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Items: 11

1.

Shear-sensitive adhesion enables size-independent adhesive performance in stick insects.

Labonte D, Struecker MY, Birn-Jeffery AV, Federle W.

Proc Biol Sci. 2019 Oct 23;286(1913):20191327. doi: 10.1098/rspb.2019.1327. Epub 2019 Oct 23.

PMID:
31640508
2.

Light level impacts locomotor biomechanics in a secondarily diurnal gecko, Rhoptropus afer.

Birn-Jeffery AV, Higham TE.

J Exp Biol. 2016 Nov 15;219(Pt 22):3649-3655.

3.

Human and avian running on uneven ground: a model-based comparison.

Müller R, Birn-Jeffery AV, Blum Y.

J R Soc Interface. 2016 Sep;13(122). pii: 20160529. Review.

4.

Geckos decouple fore- and hind limb kinematics in response to changes in incline.

Birn-Jeffery AV, Higham TE.

Front Zool. 2016 Mar 2;13:11. doi: 10.1186/s12983-016-0144-2. eCollection 2016.

5.

Adaptive simplification and the evolution of gecko locomotion: morphological and biomechanical consequences of losing adhesion.

Higham TE, Birn-Jeffery AV, Collins CE, Hulsey CD, Russell AP.

Proc Natl Acad Sci U S A. 2015 Jan 20;112(3):809-14. doi: 10.1073/pnas.1418979112. Epub 2014 Dec 29.

6.

Don't break a leg: running birds from quail to ostrich prioritise leg safety and economy on uneven terrain.

Birn-Jeffery AV, Hubicki CM, Blum Y, Renjewski D, Hurst JW, Daley MA.

J Exp Biol. 2014 Nov 1;217(Pt 21):3786-96. doi: 10.1242/jeb.102640.

7.

Geckos significantly alter foot orientation to facilitate adhesion during downhill locomotion.

Birn-Jeffery AV, Higham TE.

Biol Lett. 2014 Oct;10(10):20140456. doi: 10.1098/rsbl.2014.0456.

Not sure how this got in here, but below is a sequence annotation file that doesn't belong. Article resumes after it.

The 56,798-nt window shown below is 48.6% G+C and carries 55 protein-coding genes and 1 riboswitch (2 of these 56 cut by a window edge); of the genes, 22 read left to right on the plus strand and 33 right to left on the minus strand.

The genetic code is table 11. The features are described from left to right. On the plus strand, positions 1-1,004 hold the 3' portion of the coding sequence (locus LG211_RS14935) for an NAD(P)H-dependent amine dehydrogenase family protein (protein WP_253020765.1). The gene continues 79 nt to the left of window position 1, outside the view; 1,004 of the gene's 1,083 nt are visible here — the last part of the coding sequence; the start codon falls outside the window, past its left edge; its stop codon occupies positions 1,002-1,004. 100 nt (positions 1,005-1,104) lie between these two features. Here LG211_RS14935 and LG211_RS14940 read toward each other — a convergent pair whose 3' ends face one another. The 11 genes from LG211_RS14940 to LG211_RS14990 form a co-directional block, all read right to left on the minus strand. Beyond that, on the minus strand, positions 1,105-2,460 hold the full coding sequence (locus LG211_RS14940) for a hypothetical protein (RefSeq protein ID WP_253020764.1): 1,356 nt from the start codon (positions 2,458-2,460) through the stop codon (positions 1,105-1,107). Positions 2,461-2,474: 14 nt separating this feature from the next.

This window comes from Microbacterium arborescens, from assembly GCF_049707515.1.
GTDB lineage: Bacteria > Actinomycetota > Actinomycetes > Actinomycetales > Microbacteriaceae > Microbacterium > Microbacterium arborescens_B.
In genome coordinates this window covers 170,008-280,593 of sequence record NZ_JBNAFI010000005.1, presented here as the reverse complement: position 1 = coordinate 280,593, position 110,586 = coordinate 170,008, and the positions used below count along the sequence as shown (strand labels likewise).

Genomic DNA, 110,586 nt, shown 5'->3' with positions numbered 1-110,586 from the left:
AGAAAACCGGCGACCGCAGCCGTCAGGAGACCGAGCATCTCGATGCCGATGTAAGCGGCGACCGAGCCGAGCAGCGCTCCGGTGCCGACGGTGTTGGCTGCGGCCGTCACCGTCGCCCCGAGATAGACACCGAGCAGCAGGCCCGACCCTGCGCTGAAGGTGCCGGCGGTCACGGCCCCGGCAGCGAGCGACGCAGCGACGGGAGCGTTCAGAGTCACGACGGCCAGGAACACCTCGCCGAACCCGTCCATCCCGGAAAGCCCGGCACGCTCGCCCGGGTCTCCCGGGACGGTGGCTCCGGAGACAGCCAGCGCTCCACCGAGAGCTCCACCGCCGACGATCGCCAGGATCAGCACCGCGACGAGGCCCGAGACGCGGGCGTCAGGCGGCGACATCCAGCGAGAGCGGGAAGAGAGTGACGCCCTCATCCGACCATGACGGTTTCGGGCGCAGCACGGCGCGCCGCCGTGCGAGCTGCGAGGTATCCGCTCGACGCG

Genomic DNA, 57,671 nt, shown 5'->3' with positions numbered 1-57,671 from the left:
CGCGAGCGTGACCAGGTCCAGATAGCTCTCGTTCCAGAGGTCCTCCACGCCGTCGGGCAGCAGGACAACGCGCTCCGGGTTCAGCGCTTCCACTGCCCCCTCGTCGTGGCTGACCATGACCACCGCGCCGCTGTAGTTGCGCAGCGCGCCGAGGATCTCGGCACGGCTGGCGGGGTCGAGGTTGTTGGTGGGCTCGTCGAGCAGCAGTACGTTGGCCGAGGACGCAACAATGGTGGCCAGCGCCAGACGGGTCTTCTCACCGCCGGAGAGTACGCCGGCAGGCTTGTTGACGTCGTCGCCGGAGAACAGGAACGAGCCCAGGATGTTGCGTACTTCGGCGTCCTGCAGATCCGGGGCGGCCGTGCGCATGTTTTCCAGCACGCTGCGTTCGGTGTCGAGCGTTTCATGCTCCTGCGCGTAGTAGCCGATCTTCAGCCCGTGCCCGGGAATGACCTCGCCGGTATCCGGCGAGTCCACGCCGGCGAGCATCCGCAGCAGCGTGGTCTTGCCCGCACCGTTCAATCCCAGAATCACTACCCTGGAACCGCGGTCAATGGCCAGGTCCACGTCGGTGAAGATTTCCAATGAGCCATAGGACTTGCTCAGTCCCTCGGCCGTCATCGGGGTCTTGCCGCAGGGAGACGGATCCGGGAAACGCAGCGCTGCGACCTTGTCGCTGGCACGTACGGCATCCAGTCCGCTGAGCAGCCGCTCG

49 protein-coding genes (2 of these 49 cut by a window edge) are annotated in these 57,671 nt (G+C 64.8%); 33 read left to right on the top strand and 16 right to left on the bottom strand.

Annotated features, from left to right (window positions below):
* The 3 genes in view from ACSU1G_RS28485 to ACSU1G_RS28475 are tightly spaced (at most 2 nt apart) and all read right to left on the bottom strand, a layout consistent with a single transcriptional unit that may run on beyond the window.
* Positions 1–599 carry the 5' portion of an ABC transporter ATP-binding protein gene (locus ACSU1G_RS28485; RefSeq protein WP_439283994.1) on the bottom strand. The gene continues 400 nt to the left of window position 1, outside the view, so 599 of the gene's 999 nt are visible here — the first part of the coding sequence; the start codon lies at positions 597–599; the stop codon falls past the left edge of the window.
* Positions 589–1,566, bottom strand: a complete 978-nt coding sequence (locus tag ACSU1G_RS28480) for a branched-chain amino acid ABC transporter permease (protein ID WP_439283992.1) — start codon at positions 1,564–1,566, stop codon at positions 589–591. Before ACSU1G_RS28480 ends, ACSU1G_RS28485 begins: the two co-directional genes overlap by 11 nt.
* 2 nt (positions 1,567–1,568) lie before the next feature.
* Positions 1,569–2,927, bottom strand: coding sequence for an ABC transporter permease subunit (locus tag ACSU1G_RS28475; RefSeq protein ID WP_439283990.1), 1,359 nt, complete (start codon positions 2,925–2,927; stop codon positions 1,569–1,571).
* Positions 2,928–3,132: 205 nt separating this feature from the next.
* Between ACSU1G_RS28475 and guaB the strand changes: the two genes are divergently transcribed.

8.

Swing-leg trajectory of running guinea fowl suggests task-level priority of force regulation rather than disturbance rejection.

Blum Y, Vejdani HR, Birn-Jeffery AV, Hubicki CM, Hurst JW, Daley MA.

PLoS One. 2014 Jun 30;9(6):e100399. doi: 10.1371/journal.pone.0100399. eCollection 2014.

9.

The scaling of uphill and downhill locomotion in legged animals.

Birn-Jeffery AV, Higham TE.

Integr Comp Biol. 2014 Dec;54(6):1159-72. doi: 10.1093/icb/icu015. Epub 2014 Apr 14. Review.

PMID:
24733147
10.

Pedal claw curvature in birds, lizards and mesozoic dinosaurs--complicated categories and compensating for mass-specific and phylogenetic control.

Birn-Jeffery AV, Miller CE, Naish D, Rayfield EJ, Hone DW.

PLoS One. 2012;7(12):e50555. doi: 10.1371/journal.pone.0050555. Epub 2012 Dec 5.

11.

Birds achieve high robustness in uneven terrain through active control of landing conditions.

Birn-Jeffery AV, Daley MA.

J Exp Biol. 2012 Jun 15;215(Pt 12):2117-27. doi: 10.1242/jeb.065557.

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